Journal of Postgraduate Medicine
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Year : 1985  |  Volume : 31  |  Issue : 3  |  Page : 158-60  

A comparative evaluation of Casoni's intradermal test and counter-immuno-electrophoresis test in the diagnosis of hydatid disease.

MM Mathur, GG Bhave 
 

Correspondence Address:
M M Mathur





How to cite this article:
Mathur M M, Bhave G G. A comparative evaluation of Casoni's intradermal test and counter-immuno-electrophoresis test in the diagnosis of hydatid disease. J Postgrad Med 1985;31:158-60


How to cite this URL:
Mathur M M, Bhave G G. A comparative evaluation of Casoni's intradermal test and counter-immuno-electrophoresis test in the diagnosis of hydatid disease. J Postgrad Med [serial online] 1985 [cited 2020 Apr 9 ];31:158-60
Available from: http://www.jpgmonline.com/text.asp?1985/31/3/158/5394


Full Text



 INTRODUCTION



Hydatid disease is a cyclozoonotic disease caused by cestode of the genus Echinococcus which has four species. Out of these four species, E. granulosus is the most common species which produces infection in humans. In India, various reports are available suggesting high endemicity of this disease.[9],[11],[13] In most of the places, laboratory diagnosis is based mainly on Casoni's test. The main drawback of Casoni's test is lack of standardization of the antigen and high percentage of false positivity. Therefore, to find out a better method for diagnosis, a simple rapid method like counterimmunoelectrophoresis (CIE) is compared with the commonly used Casoni's test.

 MATERIAL AND METHODS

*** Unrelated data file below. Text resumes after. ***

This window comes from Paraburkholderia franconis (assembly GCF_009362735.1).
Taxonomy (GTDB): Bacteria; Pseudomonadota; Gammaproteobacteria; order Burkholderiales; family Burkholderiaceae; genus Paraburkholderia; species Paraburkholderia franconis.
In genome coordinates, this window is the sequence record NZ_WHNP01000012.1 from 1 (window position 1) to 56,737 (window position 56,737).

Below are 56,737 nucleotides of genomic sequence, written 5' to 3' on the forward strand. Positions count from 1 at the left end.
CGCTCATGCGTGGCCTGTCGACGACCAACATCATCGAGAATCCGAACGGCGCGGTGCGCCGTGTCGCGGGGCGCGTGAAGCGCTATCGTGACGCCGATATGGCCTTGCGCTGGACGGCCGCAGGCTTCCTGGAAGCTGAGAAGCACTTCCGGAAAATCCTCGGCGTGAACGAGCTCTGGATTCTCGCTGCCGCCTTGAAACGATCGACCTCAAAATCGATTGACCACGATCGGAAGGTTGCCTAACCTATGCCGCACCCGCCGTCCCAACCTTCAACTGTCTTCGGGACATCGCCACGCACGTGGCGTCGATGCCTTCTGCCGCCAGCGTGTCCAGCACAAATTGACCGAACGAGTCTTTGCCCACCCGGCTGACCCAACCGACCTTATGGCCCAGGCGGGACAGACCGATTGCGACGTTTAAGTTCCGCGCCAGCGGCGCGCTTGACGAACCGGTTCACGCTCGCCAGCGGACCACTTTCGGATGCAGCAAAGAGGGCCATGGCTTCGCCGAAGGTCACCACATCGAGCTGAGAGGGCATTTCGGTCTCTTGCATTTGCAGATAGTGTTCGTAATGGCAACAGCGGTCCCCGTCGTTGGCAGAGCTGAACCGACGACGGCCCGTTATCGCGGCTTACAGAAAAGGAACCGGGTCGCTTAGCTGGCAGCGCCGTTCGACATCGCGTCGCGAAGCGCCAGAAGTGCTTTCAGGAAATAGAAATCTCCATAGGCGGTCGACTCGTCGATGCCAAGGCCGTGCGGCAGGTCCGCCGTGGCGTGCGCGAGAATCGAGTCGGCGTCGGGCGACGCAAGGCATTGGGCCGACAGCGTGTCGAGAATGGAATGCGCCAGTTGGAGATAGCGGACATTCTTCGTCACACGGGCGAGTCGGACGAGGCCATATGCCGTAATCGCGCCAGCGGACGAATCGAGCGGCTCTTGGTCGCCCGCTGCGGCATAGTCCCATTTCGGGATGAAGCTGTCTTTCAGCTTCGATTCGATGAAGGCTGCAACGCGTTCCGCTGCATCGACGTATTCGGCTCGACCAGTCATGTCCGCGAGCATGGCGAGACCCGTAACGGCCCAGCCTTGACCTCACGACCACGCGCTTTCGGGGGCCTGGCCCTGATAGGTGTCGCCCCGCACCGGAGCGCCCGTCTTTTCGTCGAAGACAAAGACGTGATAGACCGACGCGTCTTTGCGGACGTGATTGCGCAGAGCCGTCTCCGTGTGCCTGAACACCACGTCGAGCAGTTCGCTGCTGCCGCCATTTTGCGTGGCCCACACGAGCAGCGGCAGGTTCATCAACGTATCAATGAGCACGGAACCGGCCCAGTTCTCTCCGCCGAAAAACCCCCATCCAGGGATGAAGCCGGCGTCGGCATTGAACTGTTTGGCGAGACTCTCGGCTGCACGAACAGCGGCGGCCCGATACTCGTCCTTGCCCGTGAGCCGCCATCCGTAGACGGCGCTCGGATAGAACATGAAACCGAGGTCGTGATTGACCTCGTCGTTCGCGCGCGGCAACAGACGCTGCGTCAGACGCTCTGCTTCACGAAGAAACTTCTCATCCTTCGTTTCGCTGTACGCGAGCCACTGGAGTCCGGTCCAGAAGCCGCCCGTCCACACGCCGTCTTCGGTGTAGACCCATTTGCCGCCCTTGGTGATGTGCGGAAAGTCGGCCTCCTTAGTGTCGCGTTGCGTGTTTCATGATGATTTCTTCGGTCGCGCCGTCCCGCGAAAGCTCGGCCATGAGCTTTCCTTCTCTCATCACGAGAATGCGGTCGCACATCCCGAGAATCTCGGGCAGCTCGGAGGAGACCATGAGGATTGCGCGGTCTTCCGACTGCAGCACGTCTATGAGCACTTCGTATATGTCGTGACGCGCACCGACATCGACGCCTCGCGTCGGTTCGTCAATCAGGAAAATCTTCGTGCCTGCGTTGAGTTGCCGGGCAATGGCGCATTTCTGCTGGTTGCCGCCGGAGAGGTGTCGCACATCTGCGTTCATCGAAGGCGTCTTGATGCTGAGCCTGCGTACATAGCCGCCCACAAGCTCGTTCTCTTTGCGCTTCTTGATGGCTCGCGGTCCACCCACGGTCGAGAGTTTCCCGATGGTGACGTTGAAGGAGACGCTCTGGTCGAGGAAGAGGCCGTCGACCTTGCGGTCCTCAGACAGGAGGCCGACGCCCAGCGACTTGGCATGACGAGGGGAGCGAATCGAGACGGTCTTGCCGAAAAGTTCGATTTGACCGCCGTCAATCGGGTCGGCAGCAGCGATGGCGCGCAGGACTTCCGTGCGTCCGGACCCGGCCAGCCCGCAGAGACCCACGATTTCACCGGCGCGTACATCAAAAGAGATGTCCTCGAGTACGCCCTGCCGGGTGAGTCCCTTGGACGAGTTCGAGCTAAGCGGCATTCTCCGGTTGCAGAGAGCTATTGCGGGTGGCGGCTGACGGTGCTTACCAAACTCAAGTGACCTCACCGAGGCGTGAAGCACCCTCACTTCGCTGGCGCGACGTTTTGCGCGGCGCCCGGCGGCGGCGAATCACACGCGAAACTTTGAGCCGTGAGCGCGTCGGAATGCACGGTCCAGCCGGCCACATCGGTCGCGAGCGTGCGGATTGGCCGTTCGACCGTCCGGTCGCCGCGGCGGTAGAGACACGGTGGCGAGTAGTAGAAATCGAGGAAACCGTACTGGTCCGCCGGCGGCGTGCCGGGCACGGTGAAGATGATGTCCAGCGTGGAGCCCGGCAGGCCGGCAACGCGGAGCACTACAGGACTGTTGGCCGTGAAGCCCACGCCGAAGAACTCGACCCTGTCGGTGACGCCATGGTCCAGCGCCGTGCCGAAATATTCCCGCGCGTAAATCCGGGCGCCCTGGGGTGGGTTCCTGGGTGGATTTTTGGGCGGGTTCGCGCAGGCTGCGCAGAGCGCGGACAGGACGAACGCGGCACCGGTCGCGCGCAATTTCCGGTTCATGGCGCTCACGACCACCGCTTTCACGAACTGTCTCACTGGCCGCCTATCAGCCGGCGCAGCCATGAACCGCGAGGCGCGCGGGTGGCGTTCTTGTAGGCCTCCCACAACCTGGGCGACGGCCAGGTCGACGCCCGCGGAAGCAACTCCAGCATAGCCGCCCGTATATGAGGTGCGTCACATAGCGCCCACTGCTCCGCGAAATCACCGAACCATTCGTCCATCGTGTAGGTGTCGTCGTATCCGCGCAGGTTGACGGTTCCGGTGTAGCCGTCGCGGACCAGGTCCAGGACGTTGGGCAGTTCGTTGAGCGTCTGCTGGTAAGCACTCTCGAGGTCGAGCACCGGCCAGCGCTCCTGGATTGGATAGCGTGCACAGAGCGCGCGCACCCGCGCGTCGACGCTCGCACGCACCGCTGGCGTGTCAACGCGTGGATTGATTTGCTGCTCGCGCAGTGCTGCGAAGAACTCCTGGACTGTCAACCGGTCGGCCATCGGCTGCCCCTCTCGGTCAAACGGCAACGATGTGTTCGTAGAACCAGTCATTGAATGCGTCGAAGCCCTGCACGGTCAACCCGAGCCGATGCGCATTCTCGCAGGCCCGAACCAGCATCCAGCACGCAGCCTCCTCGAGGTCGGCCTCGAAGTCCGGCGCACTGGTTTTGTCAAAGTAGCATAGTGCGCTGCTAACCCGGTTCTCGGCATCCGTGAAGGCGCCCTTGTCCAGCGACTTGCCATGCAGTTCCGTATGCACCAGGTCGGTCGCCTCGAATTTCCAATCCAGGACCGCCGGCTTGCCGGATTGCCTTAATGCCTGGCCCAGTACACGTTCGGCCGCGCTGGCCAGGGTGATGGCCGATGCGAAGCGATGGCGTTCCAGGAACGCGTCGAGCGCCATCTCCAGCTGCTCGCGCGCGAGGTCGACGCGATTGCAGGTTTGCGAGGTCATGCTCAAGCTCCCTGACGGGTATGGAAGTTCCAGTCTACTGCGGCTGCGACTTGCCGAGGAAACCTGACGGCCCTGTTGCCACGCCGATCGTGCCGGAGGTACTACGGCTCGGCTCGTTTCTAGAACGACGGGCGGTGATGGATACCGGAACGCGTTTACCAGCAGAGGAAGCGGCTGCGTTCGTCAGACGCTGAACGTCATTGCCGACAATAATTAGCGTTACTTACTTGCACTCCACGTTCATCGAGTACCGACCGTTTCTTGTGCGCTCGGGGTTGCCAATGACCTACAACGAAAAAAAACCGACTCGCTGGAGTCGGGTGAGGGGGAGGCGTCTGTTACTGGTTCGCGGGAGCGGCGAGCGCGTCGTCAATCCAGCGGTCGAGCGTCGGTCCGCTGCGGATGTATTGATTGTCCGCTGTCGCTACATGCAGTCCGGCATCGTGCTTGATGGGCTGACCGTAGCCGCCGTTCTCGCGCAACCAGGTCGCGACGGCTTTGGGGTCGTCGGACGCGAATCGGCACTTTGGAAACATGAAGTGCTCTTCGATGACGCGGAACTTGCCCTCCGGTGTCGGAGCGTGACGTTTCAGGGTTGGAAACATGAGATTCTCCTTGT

The present study includes 44 clinically suspected cases of hydatid disease. Detailed clinical history, site of the hydatid cyst and findings of other investigations including X-rays were recorded. In each case, 5 ml of plain blood was collected and serum was separated and stored at 4C until use.

Counterimmunoelectrophoresis (CIE) was carried out by modified Kelkar and Kotwal method.[4] Agarose-gel slides were prepared by using 1% agarose and wells of 4 mm diameter, with their edges 3 mm apart, were punched. Antigen-hydatid fluid from hydatid cyst was obtained with aseptic precautions at the time of operation of the patient. The fluid was centrifuged and the deposit was examined for the presence of scolices. The supernatant was used for the test after estimating protein content which was 2.1 mg/ml. Anodal wells were charged with patient's sera and cathodal wells with the above hydatid antigen. Electrophoresis was run for 45 minutes and a line of precipitation between antigen and antibody well was considered as positive [Fig. 1].

Casoni's I/d test was done as follows: The antigen for Casoni's test was obtained from Span Diagnostics (India). 0.2 ml of the antigen was injected I /d on the forearm and the same amount of normal saline was injected in the other forearm which served as a control. A reaction consisting of a wheal with erythema at the site of injection after 30 minutes was taken as immediate positive reaction. The test was again observed after 24 hours and a wheal with erythema at the injection site was taken as a delayed positive reaction. Both immediate and delayed positive reactions were taken as positive in the present study.